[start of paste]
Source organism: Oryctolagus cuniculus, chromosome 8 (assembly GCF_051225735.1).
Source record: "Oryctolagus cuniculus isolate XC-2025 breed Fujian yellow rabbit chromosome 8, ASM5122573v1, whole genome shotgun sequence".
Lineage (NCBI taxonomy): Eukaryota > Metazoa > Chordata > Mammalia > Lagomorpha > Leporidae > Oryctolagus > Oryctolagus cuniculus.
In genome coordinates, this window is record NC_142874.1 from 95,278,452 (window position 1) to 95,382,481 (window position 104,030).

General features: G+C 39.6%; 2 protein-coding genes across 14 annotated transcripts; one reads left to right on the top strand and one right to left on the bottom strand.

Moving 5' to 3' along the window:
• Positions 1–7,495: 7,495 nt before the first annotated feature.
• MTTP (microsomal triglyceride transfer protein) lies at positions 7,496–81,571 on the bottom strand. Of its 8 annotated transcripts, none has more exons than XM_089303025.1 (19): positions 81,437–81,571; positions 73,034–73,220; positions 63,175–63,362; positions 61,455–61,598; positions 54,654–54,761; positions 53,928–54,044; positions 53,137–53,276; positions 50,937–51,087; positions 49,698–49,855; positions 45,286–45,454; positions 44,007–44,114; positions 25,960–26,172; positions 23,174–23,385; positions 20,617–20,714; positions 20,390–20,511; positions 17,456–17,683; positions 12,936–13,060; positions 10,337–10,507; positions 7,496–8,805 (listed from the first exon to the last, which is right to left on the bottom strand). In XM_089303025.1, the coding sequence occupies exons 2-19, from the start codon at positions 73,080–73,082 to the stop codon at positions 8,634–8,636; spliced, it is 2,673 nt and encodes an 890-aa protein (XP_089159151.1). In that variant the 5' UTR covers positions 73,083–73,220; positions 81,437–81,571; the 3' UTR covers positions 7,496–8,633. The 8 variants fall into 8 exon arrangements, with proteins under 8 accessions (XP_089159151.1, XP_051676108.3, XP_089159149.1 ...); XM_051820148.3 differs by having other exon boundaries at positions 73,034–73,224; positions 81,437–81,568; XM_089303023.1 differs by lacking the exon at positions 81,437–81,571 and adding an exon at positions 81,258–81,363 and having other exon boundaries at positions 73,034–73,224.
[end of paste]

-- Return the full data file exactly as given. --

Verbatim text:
Source organism: Oryctolagus cuniculus, chromosome 8 (assembly GCF_051225735.1).
Source record: "Oryctolagus cuniculus isolate XC-2025 breed Fujian yellow rabbit chromosome 8, ASM5122573v1, whole genome shotgun sequence".
Lineage (NCBI taxonomy): Eukaryota > Metazoa > Chordata > Mammalia > Lagomorpha > Leporidae > Oryctolagus > Oryctolagus cuniculus.
In genome coordinates, this window is record NC_142874.1 from 95,278,452 (window position 1) to 95,382,481 (window position 104,030).

General features: G+C 39.6%; 2 protein-coding genes across 14 annotated transcripts; one reads left to right on the top strand and one right to left on the bottom strand.

Moving 5' to 3' along the window:
• Positions 1–7,495: 7,495 nt before the first annotated feature.
• MTTP (microsomal triglyceride transfer protein) lies at positions 7,496–81,571 on the bottom strand. Of its 8 annotated transcripts, none has more exons than XM_089303025.1 (19): positions 81,437–81,571; positions 73,034–73,220; positions 63,175–63,362; positions 61,455–61,598; positions 54,654–54,761; positions 53,928–54,044; positions 53,137–53,276; positions 50,937–51,087; positions 49,698–49,855; positions 45,286–45,454; positions 44,007–44,114; positions 25,960–26,172; positions 23,174–23,385; positions 20,617–20,714; positions 20,390–20,511; positions 17,456–17,683; positions 12,936–13,060; positions 10,337–10,507; positions 7,496–8,805 (listed from the first exon to the last, which is right to left on the bottom strand). In XM_089303025.1, the coding sequence occupies exons 2-19, from the start codon at positions 73,080–73,082 to the stop codon at positions 8,634–8,636; spliced, it is 2,673 nt and encodes an 890-aa protein (XP_089159151.1). In that variant the 5' UTR covers positions 73,083–73,220; positions 81,437–81,571; the 3' UTR covers positions 7,496–8,633. The 8 variants fall into 8 exon arrangements, with proteins under 8 accessions (XP_089159151.1, XP_051676108.3, XP_089159149.1 ...); XM_051820148.3 differs by having other exon boundaries at positions 73,034–73,224; positions 81,437–81,568; XM_089303023.1 differs by lacking the exon at positions 81,437–81,571 and adding an exon at positions 81,258–81,363 and having other exon boundaries at positions 73,034–73,224.